Hospitalist well-being during the pandemic



Although you may be at the hospital all day, you may feel guilty when you are not providing direct patient care. Or maybe you or someone on your team has an immunodeficiency and can’t be on the front line. Perhaps one of your team members contracted COVID-19 and you did not. Whatever the case, guilt is another emotion that is rampant among hospitalists right now, Dr. Barrett said.


Unfortunately, burnout is a potential reality in times of high stress. “Burnout is dynamic,” said Dr. Poorman. “It’s a process by which your emotional and cognitive reserves are exhausted. The people with the highest burnout are the ones who are still trying to provide the standard of care, or above the standard of care in dysfunctional systems.”

Dr. Harry noted that burnout presents in different ways for different people, but Dr. Rudolph added that it’s crucial for hospitalist team members to watch for signs of burnout so they can intervene and/or get help for their colleagues.

Warning signs in yourself or others that burnout could be on the horizon include:

  • Fatigue/exhaustion – Whether emotional or physical (or both), this can become a problem if it “just doesn’t seem to go away despite rest and time away from work,” said Dr. Rudolph.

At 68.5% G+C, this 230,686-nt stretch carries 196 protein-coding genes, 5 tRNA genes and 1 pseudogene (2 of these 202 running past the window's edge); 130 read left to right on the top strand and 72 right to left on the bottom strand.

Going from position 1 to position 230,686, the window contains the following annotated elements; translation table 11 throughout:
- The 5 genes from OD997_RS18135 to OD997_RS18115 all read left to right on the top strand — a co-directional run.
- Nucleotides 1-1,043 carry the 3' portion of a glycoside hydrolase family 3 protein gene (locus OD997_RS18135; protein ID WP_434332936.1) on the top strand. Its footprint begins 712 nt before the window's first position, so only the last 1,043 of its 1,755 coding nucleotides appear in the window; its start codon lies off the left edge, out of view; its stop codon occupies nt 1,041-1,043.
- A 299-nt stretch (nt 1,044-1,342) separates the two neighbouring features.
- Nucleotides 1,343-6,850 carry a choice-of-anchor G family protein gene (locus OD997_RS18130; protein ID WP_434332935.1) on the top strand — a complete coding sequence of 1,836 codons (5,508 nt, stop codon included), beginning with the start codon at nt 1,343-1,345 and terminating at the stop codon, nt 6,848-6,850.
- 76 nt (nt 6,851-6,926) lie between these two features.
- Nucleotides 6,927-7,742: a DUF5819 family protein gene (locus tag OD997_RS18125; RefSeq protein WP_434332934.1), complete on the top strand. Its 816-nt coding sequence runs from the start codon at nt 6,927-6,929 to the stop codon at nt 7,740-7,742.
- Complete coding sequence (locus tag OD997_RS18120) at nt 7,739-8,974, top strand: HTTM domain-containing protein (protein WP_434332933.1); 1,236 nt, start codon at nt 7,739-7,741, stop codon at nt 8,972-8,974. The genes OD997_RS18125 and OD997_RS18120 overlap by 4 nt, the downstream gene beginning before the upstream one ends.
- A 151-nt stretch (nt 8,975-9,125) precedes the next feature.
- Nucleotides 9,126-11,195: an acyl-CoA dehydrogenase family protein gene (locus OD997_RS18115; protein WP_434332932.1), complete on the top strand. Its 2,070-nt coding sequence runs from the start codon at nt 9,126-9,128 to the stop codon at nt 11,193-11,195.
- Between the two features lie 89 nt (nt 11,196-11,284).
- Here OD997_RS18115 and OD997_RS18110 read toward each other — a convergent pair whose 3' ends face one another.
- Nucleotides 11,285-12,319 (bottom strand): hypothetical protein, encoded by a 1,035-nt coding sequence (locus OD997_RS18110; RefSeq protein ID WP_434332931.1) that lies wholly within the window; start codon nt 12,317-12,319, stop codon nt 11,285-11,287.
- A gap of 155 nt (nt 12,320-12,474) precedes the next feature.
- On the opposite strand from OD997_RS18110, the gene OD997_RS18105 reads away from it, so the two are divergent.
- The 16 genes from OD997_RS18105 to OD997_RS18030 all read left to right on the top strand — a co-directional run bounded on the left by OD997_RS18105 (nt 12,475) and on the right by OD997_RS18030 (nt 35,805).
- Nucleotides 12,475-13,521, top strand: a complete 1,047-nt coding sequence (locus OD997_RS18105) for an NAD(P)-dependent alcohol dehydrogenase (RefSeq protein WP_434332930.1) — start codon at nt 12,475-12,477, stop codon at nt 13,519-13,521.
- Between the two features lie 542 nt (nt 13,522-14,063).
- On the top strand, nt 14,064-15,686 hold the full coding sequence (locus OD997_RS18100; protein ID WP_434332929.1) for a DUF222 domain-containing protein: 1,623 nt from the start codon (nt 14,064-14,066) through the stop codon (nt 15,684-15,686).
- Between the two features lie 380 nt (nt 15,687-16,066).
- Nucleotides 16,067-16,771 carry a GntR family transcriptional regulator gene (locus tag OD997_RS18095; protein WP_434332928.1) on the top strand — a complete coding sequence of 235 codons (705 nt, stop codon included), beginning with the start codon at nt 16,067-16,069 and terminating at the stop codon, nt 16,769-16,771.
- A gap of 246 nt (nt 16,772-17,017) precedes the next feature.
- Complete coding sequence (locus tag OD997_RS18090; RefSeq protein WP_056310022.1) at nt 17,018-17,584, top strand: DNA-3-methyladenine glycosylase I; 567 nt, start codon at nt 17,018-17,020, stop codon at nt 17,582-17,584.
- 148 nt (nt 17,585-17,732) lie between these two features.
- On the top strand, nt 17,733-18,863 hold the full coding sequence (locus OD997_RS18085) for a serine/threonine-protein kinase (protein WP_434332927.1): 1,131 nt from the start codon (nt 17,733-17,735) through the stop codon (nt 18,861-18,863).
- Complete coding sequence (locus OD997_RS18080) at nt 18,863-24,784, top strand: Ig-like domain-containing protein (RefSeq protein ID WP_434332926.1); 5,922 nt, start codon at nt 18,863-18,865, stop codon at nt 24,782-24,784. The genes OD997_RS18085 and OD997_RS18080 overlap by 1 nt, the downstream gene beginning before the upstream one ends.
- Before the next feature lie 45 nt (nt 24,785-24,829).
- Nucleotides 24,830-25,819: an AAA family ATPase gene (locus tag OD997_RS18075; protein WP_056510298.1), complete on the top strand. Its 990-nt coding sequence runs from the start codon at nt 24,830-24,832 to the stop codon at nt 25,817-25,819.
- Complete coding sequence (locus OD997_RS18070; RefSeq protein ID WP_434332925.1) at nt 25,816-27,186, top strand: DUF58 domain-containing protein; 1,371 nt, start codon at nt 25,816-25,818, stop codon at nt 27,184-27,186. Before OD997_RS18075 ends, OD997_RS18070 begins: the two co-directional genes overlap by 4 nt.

• Behavioral changes – Any behavior that’s out of the ordinary may be a red flag, like lashing out at someone at work.
  • Overwork – Working too much can be caused by an inability to let go of patient care, Dr. Barrett said.
  • Not working enough – This may include avoiding tasks and having difficulty meeting deadlines.
  • Maladaptive coping behaviors – Excessive consumption of alcohol or drugs is a common coping mechanism. “Even excessive consumption of news is something that people are using to numb out a little bit,” said Dr. Harry.
  • Depersonalization – “This is where you start to look at patients, colleagues, or administrators as ‘them’ and you can’t connect as deeply,” Dr. Harry said. “Part of that’s protective and a normal thing to do during a big trauma like this, but it’s also incredibly distancing. Any language that people start using that feels like ‘us’ or ‘them’ is a warning sign.”
  • Disengagement – Many people disengage from their work, but Dr. Poorman said physicians tend to disengage from other parts of their lives, such as exercise and family interaction.

Protecting yourself while supporting others

Like the illustration of putting the oxygen mask on yourself first so you can help others, it’s important to protect your own mental and physical health as you support your fellow physicians. Here’s what the experts suggest.

Focus on basic needs

“When you’re in the midst of a trauma, which we are, you don’t want to open all of that up and go to the depths of your thoughts about the grief of all of it because it can actually make the trauma worse,” said Dr. Harry. “There’s a lot of literature that debriefing is really helpful after the event, but if you do it during the event, it can be really dangerous.”